These hotels, Mr. Mouzalas, ARE our homes. They are our lives, our dreams, our hopes. They are not lifeless entities or multinational corporations with huge investors sitting safely in the background. They have been built upon the sacrifices, struggles and agonies of men and women who naively dared to dream that this would be their legacy, which they would leave behind for their children and grandchildren. These hotels are alive and have souls. They are families which consist not only of mothers, fathers, sisters and brothers. They consist of every single person who has also worked in these hotels, along with each of their families. They consist of every single colleague and supplier with whom they have worked, along with each of their families. They consist of every single guest who has come year after year along with their families.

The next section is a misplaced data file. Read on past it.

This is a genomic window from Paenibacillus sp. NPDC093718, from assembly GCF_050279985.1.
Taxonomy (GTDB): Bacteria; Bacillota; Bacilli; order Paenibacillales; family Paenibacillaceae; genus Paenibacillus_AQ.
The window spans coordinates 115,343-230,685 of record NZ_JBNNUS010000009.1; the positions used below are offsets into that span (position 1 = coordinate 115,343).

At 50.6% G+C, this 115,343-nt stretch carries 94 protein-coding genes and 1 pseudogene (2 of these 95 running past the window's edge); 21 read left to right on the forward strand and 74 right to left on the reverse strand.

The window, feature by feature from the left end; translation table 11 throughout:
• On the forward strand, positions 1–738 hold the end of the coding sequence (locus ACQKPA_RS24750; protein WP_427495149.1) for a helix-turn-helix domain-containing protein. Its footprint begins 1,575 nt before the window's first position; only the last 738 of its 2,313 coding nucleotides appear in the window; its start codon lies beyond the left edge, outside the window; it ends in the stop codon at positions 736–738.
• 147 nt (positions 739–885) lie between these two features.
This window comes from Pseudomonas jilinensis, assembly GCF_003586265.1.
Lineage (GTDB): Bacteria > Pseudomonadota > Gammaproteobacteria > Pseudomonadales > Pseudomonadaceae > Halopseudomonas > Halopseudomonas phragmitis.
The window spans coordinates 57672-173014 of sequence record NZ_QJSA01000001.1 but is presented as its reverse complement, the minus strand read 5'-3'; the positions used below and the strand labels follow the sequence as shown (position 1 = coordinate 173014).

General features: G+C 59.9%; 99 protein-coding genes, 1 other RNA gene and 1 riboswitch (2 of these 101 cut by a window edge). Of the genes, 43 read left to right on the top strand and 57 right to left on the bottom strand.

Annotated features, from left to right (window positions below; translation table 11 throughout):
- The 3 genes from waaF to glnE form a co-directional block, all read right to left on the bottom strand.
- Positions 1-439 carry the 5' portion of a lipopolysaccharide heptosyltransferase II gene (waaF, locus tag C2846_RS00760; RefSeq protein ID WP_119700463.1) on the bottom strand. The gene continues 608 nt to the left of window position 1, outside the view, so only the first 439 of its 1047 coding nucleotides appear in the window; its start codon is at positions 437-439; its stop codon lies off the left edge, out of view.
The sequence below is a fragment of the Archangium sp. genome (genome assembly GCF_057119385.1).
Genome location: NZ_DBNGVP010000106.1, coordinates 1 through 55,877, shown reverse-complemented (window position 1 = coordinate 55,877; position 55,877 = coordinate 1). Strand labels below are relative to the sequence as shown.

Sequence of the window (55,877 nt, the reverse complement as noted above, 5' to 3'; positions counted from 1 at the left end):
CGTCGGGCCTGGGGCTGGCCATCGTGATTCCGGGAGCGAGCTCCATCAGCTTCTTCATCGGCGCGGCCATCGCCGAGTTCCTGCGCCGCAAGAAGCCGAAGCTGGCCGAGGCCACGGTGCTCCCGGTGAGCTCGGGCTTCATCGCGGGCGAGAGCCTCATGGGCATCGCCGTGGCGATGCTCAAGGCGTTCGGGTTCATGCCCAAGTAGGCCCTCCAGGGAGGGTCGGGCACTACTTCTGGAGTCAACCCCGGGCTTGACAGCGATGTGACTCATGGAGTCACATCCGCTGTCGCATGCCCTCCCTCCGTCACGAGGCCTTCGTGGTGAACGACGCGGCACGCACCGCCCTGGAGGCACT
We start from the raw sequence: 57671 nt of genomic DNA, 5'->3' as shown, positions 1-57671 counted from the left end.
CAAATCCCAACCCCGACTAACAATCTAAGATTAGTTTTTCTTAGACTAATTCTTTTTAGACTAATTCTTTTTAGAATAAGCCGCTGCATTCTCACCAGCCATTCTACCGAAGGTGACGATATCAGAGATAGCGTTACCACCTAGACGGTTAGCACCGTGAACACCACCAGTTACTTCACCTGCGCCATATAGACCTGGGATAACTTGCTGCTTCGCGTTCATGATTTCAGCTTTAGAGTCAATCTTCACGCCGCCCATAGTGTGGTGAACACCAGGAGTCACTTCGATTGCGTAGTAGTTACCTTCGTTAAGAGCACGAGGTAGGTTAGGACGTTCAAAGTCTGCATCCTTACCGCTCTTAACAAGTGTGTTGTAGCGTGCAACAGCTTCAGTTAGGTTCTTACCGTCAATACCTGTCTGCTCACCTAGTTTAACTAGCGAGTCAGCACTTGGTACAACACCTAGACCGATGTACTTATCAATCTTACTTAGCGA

Our hotels ARE our homes. My parents spent every last cent they had after having worked 18 years as migrants in the United States, with the sole hope and dream to one day return to their homeland, Greece, to build on the very strip of land that my own father's family had lived on as farmers. My family's hotel is where I have spent my childhood, my teenage years, and my summers coming home from university. It is where my most beloved and most difficult memories have been created. It is where my heart was broken for the first time. It is where year after year, from the dawn to dusk, we have shed tears, sweat and blood to keep it alive, to pay our loans, our taxes, our colleagues. It is where my children were born. It is where I breastfed my children by the sea and where they learned to walk and swim for the first time. It is where my cousins and friends were married. It is where my beloved uncle used to fish on the rocks and bring us sea urchins for lunch. It is where my parents have grown white and wrinkled with time as the moment quickly approaches when it will be my turn to take over the reigns alongside my sister and husband so that we too may leave a legacy for our children. Mr. Mouzalas, if this is not a home, then what is?